My So Called Games


Back from India, and now trying to get a grip of my situation. I'm busy - or at least, I think I'm busy. It may be that once I get down to it the situation is not as intense as it currently feels. I'm short-staffed right now which isn't helping.

With no big trips planned now until GDC, I should be able to get back to producing more substantive blog articles. I might have a go at completing my Caillois sequence - certainly I will be doing the piece on Mimicry sometime in the next fortnight as this is long overdue.

First things first, I must write about the kabaddi game I attended in Hyderabad.

Can I just check to see if there's anything that people are waiting for? (Apart from the design process and rules for Black Sun, which will come in their own time). Is it worth me writing more on using game design grammar as a tool, or did the previous piece cover this? (ZenBen suggested the abbreviation CatGoD - Categorial Grammar of Design, which suggests I could nickname this system 'Bast' if I was thus inclined...)

Oh, and on the subject of audience models, I need to write a piece on Interaction Styles, Temperament Theory's younger sister. I'll add that to the nebula.

And lastly, my relentlessly experimental tech dude and I fixed the chipped PS2 yesterday, so I have a week to enjoy playing Katamari Damacy before We Love Katamari finally launches in Europe! Happy day!


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Glad you liked the acronym suggestion!
When I read the blog on game design grammar, the thought struck me that for a discipline with such vigour, there is little enough rigour to the definition attempts within game studies.
A game design grammar might be one way to go, but it suggests an even more structured approach, which would be to use a calculus. My initial thought would be the lambda calculus. A language of functions would fit the mechanistic nature of (computer) game play, in my humble opinion.
That said, I must now admit comparative ignorance of the subject, since my experience comprises a (low) number of months of PhD study into automated player modelling for computer games. In that time, I've uncovered a host of gameplay descriptor models of varying levels of detail, but no comprehensive frameworks. There are objectively definable elements common to all gameplay, and so should there not be a formal language to describe them?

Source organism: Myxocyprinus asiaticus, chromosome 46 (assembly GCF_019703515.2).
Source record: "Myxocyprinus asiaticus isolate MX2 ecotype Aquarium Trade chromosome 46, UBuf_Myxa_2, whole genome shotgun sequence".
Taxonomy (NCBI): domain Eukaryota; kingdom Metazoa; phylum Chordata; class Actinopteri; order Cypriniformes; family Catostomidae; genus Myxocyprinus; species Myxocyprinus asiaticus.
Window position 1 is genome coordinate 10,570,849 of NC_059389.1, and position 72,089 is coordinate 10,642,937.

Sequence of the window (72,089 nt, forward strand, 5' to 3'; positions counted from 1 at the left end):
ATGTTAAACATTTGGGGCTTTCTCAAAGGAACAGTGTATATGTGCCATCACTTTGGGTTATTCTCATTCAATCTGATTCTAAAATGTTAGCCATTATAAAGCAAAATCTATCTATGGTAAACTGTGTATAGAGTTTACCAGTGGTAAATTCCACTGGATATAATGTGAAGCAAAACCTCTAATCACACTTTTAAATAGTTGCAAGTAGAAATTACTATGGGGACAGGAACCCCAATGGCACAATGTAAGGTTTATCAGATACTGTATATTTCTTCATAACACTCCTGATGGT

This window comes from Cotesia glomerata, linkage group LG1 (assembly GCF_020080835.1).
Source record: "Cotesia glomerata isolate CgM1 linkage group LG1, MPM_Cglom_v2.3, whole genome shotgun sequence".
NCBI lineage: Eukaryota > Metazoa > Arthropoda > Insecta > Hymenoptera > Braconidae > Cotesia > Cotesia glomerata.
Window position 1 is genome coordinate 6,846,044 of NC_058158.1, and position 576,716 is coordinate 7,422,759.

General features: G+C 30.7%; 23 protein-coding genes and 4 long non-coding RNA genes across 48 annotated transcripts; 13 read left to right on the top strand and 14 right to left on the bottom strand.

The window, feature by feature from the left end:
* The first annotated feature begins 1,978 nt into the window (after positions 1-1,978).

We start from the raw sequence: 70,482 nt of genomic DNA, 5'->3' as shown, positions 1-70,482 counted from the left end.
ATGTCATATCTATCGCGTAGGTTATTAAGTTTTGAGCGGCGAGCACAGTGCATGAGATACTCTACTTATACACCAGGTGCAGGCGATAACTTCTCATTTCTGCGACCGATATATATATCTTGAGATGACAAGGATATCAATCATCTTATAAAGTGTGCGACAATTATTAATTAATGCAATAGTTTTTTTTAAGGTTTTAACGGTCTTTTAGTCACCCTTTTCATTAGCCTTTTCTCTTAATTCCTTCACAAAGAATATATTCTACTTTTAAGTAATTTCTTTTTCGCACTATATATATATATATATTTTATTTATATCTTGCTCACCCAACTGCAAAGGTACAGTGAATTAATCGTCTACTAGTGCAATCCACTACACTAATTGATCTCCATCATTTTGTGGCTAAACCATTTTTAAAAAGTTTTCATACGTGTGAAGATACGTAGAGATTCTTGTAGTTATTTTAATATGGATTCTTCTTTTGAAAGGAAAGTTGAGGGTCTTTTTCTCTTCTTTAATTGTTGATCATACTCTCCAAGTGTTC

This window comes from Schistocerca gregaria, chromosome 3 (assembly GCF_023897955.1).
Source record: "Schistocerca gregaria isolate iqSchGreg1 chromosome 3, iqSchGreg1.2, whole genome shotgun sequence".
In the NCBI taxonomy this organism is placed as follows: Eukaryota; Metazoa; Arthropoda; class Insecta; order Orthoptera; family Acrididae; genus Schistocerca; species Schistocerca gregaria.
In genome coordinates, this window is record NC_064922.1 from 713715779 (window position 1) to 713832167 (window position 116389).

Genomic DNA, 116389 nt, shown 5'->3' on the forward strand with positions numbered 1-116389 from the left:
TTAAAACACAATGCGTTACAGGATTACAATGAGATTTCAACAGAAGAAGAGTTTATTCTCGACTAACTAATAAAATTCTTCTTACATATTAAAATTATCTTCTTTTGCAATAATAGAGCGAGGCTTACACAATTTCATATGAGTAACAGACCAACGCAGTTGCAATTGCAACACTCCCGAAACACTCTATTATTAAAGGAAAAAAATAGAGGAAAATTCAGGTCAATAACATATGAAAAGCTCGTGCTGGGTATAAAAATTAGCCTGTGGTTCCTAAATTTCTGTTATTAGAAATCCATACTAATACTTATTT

Or maybe that's like putting a T-Rex in an F-16 (TM Calvin&Hobbes)?

Your C&H reference is appreciated. :) There's a lot of interest in formal representation systems for gameplay - Danc did an interesting piece on a musical style representation over at Lost Garden recently.

Personally, I feel that notation systems are only especially useful for direct transcription. When we read music, we play it note for note. I do not think there is enormous value for gameplay transcription - except perhaps in play trials, for recording player experiences by observation - because gameplay cannot be directly transcribed. There is no transcription method for book or film experiences either! :)

I see the grammer I defined (which is related to lambda calculus) as a tool for driving the thought process behind design. It's a decompositional tool, not a transcription mechanism, at least in my view. Although one could argue it has transcriptional elements, I suppose.

The root problem is that there aren't any objectively definable elements to play because play is experienced by individuals and every individual is radically different.

But that doesn't mean people shouldn't have a go all the same! :)

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